I take 100+ flights a year for business and have carried the same basic content in my same toiletry bag for 8+ years of doing this. I never had an issue — until the time flying back from Cancun to Atlanta, the Mexican version of the TSA confiscated my tiny fingernail clippers. The reason (she says) is the one-inch file attached “could be a weapon.” Tired and frustrated, I raised my voice to argue a little bit, and I was immediately ringed by three armed guards — one even pointing his weapon at me! I somehow managed to get up the gall to bend the file back and forth a few times until it snapped off, handed it to her, and put the rest of the clippers back into my bag, smiling. I still carry around that file-less clipper.


Confiscated Salt But Ignored Illegal Firecrackers

I was flying back to the United States from Italy, and I had a jar of this really delicious salt and herb mix in the outer pocket of my backpack that was confiscated. I was upset because I was really looking forward to using that salt, but I guess airport staff can’t be too careful, right?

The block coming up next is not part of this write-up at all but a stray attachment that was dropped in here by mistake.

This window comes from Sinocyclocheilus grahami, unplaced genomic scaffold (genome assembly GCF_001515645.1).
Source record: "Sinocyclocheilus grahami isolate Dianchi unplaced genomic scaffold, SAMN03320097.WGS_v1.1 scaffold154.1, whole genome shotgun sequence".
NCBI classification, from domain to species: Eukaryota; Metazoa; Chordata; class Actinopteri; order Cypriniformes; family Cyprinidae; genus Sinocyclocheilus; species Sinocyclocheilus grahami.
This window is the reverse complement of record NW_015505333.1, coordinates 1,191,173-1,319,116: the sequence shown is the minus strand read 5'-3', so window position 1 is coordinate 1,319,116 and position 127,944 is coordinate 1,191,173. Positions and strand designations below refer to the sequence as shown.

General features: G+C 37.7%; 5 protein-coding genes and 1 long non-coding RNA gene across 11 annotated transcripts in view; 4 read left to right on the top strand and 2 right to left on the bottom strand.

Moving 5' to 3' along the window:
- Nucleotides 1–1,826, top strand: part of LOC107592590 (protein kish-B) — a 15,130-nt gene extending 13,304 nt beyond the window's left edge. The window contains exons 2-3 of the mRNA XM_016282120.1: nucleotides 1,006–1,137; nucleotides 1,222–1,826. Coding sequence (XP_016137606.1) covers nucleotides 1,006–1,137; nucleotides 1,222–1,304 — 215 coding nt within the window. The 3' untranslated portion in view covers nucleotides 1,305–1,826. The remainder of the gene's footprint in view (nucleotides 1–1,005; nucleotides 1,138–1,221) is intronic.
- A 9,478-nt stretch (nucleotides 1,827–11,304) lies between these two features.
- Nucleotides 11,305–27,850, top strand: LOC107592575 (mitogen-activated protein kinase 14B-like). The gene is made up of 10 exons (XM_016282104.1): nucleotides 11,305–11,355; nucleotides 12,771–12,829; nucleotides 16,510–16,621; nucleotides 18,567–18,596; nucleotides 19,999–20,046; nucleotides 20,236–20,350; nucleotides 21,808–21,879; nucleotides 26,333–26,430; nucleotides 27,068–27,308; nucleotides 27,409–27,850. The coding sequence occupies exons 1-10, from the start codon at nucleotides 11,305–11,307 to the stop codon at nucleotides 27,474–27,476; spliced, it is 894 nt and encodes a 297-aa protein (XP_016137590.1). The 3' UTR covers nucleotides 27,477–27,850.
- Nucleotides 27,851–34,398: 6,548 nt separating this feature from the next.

Anyway, after we landed in San Francisco, I reached into my jacket pocket and found the half dozen firecrackers I had left in there a few nights earlier.

Jeff Knows How to Handle Things Like This

My girlfriend and I were flying back from China to the United States. When we got back, we were one gate away passing through customs. A Vietnamese lady in front of us put her luggage through the X-ray machine. All I could hear was the security guard going, “Oh my God,” and then they opened her luggage and took out a giant fermented fish that smelled disgusting. I took a quick peek at what else was in that luggage. There were some strange looking fruits and noodles. Then another security guard was like, “Someone get Jeff here.”


Not What You Think It Is

A TSA agent tried to confiscate a man’s junk right in front of me. He swore there was a “small metal object” in his pants.